– Mark Prus, Principal, NameFlash

When a prospective client tells me that his/her product is “meant for everyone” I have to bite my tongue. You cannot target everyone. But that does not stop clients from trying to do so!

The main reason clients want to target everyone is because they do not want to eliminate any customers from consideration. Let’s be clear – picking a target market is not about refusing to sell to anyone. Rather, it is all about deciding how to position your business and making sure that the right messages are delivered to the right consumers at the right time.

The other end of the targeting spectrum is “me,” as in clients who say that their product is for “people like me.” There is only one person like “me” and a target market of one person won’t generate a lot of business.

So how do you find your ideal target market somewhere between “me” and “everyone?”

The rule of thumb is to identify the smallest possible group of people who are united by some commonalities that will cause them to be motivated by your messaging. If you have a concise, well-defined target market you will be able to consistently delight your customers by providing them with meaningful value that meets their specific needs.

I’m an advocate of consumer research to gain an understanding of your target market. By asking the right questions, you can gain an in-depth understanding of the customers who are most likely to be attracted to your product. You need to gather customer demographics (e.g., gender, age, income, geographic location, etc.), beliefs (e.g., attitudes and behaviors), and a basic understanding of their “story” (motivations and concerns). Done correctly, research can provide a very specific understanding of your target market’s goals and challenges, and an understanding of how your product or service can help them, which will be an invaluable resource when developing your messaging.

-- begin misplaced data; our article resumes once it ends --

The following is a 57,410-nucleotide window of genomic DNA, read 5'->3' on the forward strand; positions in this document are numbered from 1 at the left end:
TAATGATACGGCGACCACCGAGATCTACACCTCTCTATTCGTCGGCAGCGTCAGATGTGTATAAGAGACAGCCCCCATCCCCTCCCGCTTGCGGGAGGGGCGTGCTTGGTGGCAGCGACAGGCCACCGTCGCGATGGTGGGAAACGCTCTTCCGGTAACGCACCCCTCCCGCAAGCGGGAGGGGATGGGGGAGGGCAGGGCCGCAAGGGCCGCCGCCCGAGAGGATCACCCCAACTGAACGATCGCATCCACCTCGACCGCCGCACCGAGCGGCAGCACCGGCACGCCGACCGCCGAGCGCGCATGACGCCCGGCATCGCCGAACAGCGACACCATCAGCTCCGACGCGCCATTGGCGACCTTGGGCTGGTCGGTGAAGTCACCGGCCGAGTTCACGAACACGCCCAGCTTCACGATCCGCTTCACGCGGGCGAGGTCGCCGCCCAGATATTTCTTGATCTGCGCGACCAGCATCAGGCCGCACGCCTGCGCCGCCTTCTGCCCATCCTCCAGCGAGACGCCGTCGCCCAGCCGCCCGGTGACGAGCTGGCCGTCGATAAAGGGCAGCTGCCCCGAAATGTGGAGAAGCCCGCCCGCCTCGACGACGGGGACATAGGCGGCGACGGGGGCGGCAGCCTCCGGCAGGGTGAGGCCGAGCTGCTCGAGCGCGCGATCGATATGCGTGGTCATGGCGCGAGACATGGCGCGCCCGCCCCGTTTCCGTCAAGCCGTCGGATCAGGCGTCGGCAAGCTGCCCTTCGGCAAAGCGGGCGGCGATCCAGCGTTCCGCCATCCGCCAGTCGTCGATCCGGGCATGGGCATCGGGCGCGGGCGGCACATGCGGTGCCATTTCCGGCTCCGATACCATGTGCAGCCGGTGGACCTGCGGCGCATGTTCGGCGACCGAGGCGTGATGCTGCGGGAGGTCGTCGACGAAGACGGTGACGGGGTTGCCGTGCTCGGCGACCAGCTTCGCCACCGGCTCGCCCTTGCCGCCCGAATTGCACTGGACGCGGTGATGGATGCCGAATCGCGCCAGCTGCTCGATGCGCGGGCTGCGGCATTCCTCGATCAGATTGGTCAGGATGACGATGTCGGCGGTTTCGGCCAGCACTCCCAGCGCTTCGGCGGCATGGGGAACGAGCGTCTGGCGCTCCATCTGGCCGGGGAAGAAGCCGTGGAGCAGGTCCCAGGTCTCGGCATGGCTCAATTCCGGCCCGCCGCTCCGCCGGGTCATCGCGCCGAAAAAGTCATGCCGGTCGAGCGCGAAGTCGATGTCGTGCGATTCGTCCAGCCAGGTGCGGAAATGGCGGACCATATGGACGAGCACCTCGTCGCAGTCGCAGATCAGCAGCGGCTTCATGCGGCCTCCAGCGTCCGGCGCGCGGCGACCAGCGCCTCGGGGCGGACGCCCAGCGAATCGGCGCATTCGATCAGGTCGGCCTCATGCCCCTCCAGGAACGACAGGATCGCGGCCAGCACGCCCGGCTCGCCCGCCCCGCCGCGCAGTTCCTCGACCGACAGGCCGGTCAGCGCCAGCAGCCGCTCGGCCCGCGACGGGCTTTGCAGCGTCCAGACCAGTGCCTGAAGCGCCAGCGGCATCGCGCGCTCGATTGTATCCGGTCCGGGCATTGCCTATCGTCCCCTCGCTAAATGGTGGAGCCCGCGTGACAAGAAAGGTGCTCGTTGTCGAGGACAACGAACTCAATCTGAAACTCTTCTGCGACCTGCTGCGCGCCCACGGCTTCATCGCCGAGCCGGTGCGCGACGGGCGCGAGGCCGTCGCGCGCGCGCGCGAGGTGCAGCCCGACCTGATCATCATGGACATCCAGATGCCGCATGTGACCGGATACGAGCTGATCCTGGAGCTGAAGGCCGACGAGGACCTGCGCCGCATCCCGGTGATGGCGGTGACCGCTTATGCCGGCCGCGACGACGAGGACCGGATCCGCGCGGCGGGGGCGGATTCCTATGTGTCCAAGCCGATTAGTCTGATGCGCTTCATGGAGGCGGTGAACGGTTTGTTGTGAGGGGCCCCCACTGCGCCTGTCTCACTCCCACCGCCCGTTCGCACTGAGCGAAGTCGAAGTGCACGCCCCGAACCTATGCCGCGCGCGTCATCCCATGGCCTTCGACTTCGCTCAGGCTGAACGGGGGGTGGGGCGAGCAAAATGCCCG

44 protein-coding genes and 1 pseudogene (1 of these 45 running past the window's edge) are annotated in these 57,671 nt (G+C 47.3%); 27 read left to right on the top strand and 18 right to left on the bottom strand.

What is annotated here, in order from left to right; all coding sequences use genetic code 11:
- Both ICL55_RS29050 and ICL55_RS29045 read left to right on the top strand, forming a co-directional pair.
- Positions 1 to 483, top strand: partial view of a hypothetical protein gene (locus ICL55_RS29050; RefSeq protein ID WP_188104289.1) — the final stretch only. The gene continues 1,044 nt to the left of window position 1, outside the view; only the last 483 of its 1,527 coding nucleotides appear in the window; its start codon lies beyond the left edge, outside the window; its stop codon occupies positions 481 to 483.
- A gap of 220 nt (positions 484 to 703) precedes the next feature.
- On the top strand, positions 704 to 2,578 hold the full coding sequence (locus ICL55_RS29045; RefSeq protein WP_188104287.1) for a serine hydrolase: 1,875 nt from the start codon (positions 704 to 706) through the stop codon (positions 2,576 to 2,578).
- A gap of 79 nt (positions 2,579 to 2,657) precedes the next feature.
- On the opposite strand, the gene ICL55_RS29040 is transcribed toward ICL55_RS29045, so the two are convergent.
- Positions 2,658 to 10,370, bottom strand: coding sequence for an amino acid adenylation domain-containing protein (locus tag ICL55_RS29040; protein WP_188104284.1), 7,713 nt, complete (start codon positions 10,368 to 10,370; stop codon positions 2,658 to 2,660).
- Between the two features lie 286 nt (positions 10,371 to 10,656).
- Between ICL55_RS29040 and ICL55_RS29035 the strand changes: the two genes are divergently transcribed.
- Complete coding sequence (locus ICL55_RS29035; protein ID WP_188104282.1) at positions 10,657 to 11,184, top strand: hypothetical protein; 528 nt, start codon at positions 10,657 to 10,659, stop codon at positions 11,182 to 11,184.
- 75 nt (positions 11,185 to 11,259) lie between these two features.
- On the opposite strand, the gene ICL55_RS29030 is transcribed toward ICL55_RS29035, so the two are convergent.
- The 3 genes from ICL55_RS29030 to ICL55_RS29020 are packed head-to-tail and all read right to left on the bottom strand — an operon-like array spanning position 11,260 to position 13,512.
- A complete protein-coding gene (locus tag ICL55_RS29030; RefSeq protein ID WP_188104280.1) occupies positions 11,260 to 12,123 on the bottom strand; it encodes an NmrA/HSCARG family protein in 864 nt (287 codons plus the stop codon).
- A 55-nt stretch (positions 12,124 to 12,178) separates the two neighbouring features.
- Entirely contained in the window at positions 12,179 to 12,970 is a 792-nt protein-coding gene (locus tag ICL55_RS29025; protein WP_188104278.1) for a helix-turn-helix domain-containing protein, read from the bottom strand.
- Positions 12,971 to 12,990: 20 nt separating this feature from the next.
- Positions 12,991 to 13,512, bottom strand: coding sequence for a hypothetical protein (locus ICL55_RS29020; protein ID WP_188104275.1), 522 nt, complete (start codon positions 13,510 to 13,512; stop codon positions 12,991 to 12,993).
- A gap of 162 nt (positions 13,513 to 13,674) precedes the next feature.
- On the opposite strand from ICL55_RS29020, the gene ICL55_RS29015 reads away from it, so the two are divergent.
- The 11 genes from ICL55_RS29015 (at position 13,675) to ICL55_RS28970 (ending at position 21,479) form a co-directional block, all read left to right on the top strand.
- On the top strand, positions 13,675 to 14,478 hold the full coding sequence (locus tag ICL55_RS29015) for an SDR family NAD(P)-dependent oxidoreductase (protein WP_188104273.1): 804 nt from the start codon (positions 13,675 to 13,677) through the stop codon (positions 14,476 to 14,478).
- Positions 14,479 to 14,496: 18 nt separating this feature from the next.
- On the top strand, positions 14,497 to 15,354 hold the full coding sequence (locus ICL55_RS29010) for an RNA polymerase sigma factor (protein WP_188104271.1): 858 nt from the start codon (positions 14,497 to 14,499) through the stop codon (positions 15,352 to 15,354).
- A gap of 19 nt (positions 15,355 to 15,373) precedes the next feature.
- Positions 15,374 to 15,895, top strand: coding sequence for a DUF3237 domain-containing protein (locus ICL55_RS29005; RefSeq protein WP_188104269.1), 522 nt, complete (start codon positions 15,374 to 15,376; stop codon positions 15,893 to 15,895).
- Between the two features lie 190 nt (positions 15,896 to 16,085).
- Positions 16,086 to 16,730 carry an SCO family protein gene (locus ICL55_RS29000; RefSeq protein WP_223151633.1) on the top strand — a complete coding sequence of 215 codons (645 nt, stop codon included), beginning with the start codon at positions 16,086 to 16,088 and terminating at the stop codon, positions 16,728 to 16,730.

Failing to identify the proper target market can be a multi-billion dollar mistake. Here is an example where better targeting could have resulted in billions of dollars:

Roy Raymond had an embarrassing experience trying to buy lingerie for his wife in 1977, so he decided to launch a lingerie shop geared toward men to make them more comfortable in buying lingerie. While his Victoria’s Secret store led to a multi-million dollar business, he missed the multi-billion dollar opportunity in lingerie. Despite his successful launch of a lucrative retail concept and expansion to a mail-order catalog business, he was selling to the wrong target audience for the wrong reasons. Women buy way more lingerie than men do, and the primary reason lingerie is purchased is not to make men happy, but rather because it makes women feel more confident. When Victoria’s Secret fell on hard times, Leslie Wexner (CEO of The Limited) bought the business and totally repositioned the company and its products to women. Today Victoria’s Secret is a multi-billion dollar megabrand.

I strongly encourage clients to thoroughly understand their target market before spending significant efforts in marketing.